It's the Year of the Monkey; Watch Pepsi's Viral Holiday Hit
China's Year of the Monkey is coming, and there are sure to be countless primate-themed campaigns. The holiday isn't until Feb. 8, but Pepsi got a head start with a six-minute viral video that's had over 15 million views in a week. It's not about a monkey exactly; it's about a performer who played a monkey in a 1980s TV show. If you're not Chinese, the whole concept requires a bit of explanation.
The retro TV show was based on "Journey to the West," a classic Chinese tale about a clever, mischievous monkey king with magical powers. The monkey king has been China's national superhero since the 16th century.
"The Monkey King to us is like 'Star Wars,'" said Danielle Jin, PepsiCo's VP for beverages in greater China. "The story itself is sort of like Batman or Spiderman meets 'Lord of the Rings.'"
The '80s TV version, complete with retro special effects and stunts, had massive influence at a time when China's pop culture was still emerging.
"For those of us who didn't live in China then, it's hard to grasp how few entertainment channels they had in the mid-80s," and how much of a mark the show made, said Andrew Lok, founder of local independent agency Civilization, which made Pepsi's new brand film.
"It was a family-friendly TV series that was rerun every single year, and when you were five to 15, stuck at home in the afternoon watching TV, you were watching this, from Tier 1 all the way down to the villages," said Mr. Lok, who directed the brand film himself.
The video is part of PepsiCo's annual Spring Festival integrated campaign for China, "Bring Happiness Home," which has run for five years. It tells the true story of a boy who came from a family of performers that has reenacted the legend of the Monkey King for generations. The performer Zhang Jinlai, commonly known as the "Sixth Little Master," wasn't supposed to have the part; his older brother was groomed for it, but he died of leukemia. To play the athletic role for TV, Mr. Zhang had to overcome challenges including nearsightedness.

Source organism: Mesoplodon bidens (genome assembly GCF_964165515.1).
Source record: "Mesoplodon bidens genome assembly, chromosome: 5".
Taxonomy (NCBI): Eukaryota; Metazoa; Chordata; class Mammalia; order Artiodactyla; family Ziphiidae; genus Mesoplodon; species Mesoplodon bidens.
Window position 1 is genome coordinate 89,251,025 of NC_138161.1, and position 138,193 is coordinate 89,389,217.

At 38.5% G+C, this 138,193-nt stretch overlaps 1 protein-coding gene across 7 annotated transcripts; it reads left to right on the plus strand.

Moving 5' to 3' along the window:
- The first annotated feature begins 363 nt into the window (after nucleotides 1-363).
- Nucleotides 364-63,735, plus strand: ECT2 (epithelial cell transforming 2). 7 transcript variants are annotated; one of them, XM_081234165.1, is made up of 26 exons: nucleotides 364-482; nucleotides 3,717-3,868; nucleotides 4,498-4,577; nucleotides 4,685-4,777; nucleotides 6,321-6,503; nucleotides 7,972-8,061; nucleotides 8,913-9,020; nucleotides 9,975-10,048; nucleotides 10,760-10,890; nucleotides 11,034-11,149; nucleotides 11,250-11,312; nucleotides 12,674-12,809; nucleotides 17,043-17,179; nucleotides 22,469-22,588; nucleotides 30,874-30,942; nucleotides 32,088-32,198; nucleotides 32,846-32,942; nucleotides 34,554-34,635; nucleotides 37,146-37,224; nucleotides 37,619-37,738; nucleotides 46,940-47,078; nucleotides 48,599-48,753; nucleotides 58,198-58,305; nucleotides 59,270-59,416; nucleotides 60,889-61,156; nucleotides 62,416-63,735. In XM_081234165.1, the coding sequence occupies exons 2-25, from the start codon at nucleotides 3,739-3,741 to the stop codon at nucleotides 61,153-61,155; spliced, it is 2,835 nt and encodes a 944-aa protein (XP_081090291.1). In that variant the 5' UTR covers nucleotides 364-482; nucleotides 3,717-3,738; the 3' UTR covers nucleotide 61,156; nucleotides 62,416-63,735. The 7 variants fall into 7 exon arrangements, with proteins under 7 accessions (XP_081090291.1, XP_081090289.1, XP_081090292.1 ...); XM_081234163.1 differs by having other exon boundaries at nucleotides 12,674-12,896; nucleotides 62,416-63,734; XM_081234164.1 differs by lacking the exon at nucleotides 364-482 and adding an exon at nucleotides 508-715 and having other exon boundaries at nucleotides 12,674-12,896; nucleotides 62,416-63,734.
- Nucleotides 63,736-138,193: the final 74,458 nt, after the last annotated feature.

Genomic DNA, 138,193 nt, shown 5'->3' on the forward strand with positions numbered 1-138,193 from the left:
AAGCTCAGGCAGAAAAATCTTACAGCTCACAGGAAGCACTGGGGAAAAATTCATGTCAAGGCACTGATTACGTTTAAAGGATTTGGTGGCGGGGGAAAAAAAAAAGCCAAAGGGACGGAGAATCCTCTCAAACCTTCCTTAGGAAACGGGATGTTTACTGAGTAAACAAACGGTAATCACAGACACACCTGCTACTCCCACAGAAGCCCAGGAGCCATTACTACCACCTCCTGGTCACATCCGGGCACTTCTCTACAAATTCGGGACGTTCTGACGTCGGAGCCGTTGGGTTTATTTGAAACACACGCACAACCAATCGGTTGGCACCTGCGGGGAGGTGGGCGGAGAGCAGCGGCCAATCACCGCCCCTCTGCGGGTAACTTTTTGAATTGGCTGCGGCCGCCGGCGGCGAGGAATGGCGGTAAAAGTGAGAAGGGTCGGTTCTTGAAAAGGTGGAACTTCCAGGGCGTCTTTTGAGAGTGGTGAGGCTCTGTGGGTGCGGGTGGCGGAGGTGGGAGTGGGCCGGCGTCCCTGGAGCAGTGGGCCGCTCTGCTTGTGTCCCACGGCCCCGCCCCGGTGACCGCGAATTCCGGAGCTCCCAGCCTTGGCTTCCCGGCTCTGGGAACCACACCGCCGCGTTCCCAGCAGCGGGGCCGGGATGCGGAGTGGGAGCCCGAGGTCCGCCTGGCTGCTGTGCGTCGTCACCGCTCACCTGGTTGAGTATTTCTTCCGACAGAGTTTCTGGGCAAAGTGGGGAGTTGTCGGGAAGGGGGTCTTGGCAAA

Several versions of the new brand video are circulating online; the most popular is a 6-minute cut that has racked up nearly 15 million views on internet giant Tencent's video site, and more views elsewhere. "People are looking for longer and more substantial content to view" in China, where the box office is exploding as well, Mr. Lok said.
That's one interesting takeaway; another is that in a country where marketers tend to stress newness and celebs, an ad featuring '80s nostalgia and starring a middle-aged performer resonated, even with the young.
For some people, Ms. Jin of PepsiCo said, the ad evokes memories. For others, it makes them reflect about what many in China put aside during the economic boom years – heritage, craftsmanship – when people were trying to keep up amid the fast pace of change.
"We sort of forwent a lot of great traditions and the roots we used to celebrate," she said, noting that many in China feel ready now for culture to play a greater role. And there's also the rebellious monkey himself, who fits with Pepsi's brand message of celebrating youth and encouraging their journey.
Other digital videos are still to come. The integrated campaign also includes short TV spots featuring celebrities, and a cute limited edition monkey-emblazoned can sold on e-commerce site JD.com. (Pepsi has been upping its game in design lately.) Along with Civilization the brand tapped VML China for digital and ARKR, part of China's digital agency network Leo Group, for social. GroupM's Mindshare is the media agency, and BlueFocus is doing PR. The campaign was also teased through six-second video ads on Tencent's popular WeChat mobile app, which has been running more ads over the past year.